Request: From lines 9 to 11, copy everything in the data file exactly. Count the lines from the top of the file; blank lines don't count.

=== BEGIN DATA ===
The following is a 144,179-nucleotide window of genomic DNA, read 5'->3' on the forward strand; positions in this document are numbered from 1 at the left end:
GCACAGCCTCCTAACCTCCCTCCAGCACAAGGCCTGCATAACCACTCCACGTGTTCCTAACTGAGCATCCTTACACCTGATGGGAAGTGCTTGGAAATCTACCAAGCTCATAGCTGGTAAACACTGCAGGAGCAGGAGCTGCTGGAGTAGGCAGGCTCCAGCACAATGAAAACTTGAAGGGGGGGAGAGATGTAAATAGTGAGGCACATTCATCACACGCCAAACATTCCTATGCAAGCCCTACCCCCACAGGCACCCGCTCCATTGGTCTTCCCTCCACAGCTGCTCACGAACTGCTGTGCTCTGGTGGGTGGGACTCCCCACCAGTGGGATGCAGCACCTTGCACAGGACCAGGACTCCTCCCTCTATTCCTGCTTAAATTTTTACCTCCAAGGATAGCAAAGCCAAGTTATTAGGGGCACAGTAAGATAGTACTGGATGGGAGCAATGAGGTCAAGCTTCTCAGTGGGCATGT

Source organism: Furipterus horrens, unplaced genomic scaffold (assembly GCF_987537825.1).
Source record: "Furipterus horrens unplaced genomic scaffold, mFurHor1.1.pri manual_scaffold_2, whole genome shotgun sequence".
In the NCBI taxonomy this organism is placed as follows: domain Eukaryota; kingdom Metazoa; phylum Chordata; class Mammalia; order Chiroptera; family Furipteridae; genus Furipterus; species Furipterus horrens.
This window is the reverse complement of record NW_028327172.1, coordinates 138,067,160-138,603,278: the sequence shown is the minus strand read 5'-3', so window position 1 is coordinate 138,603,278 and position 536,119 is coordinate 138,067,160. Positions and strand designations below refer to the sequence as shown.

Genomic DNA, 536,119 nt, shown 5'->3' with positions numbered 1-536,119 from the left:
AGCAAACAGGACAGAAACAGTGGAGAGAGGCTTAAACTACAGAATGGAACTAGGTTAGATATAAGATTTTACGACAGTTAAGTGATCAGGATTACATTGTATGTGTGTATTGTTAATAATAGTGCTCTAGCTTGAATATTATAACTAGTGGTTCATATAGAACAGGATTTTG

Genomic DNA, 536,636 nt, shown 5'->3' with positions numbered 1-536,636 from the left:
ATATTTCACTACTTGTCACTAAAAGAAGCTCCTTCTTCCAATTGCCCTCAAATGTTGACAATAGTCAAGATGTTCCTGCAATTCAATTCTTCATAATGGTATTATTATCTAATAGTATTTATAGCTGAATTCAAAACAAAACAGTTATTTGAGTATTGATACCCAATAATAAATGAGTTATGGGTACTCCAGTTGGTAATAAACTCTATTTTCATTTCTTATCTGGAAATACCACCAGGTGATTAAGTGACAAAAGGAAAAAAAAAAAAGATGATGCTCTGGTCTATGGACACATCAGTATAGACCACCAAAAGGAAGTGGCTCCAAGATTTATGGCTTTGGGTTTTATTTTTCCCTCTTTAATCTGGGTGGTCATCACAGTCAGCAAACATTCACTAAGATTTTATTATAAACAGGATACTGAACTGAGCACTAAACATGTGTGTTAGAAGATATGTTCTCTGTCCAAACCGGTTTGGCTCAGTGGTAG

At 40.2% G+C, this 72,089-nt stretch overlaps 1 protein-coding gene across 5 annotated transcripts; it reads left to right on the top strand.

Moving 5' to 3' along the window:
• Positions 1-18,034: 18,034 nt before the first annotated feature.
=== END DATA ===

Genomic DNA, 536,636 nt, shown 5'->3' with positions numbered 1-536,636 from the left:
ATATTTCACTACTTGTCACTAAAAGAAGCTCCTTCTTCCAATTGCCCTCAAATGTTGACAATAGTCAAGATGTTCCTGCAATTCAATTCTTCATAATGGTATTATTATCTAATAGTATTTATAGCTGAATTCAAAACAAAACAGTTATTTGAGTATTGATACCCAATAATAAATGAGTTATGGGTACTCCAGTTGGTAATAAACTCTATTTTCATTTCTTATCTGGAAATACCACCAGGTGATTAAGTGACAAAAGGAAAAAAAAAAAAGATGATGCTCTGGTCTATGGACACATCAGTATAGACCACCAAAAGGAAGTGGCTCCAAGATTTATGGCTTTGGGTTTTATTTTTCCCTCTTTAATCTGGGTGGTCATCACAGTCAGCAAACATTCACTAAGATTTTATTATAAACAGGATACTGAACTGAGCACTAAACATGTGTGTTAGAAGATATGTTCTCTGTCCAAACCGGTTTGGCTCAGTGGTAG

At 40.2% G+C, this 72,089-nt stretch overlaps 1 protein-coding gene across 5 annotated transcripts; it reads left to right on the top strand.